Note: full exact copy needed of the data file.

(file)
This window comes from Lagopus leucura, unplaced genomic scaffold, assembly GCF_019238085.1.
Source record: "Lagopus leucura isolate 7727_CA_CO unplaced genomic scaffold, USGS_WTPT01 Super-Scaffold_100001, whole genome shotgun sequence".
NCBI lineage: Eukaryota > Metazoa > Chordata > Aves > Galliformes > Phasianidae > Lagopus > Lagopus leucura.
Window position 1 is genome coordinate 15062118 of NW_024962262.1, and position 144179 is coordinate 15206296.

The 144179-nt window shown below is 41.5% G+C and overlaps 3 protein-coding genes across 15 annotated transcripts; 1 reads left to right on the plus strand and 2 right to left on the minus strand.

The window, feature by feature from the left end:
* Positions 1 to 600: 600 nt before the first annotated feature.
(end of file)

This window comes from Lagopus leucura, unplaced genomic scaffold, assembly GCF_019238085.1.
Source record: "Lagopus leucura isolate 7727_CA_CO unplaced genomic scaffold, USGS_WTPT01 Super-Scaffold_100001, whole genome shotgun sequence".
NCBI lineage: Eukaryota > Metazoa > Chordata > Aves > Galliformes > Phasianidae > Lagopus > Lagopus leucura.
Window position 1 is genome coordinate 15062118 of NW_024962262.1, and position 144179 is coordinate 15206296.

The 144179-nt window shown below is 41.5% G+C and overlaps 3 protein-coding genes across 15 annotated transcripts; 1 reads left to right on the plus strand and 2 right to left on the minus strand.

The window, feature by feature from the left end:
* Positions 1 to 600: 600 nt before the first annotated feature.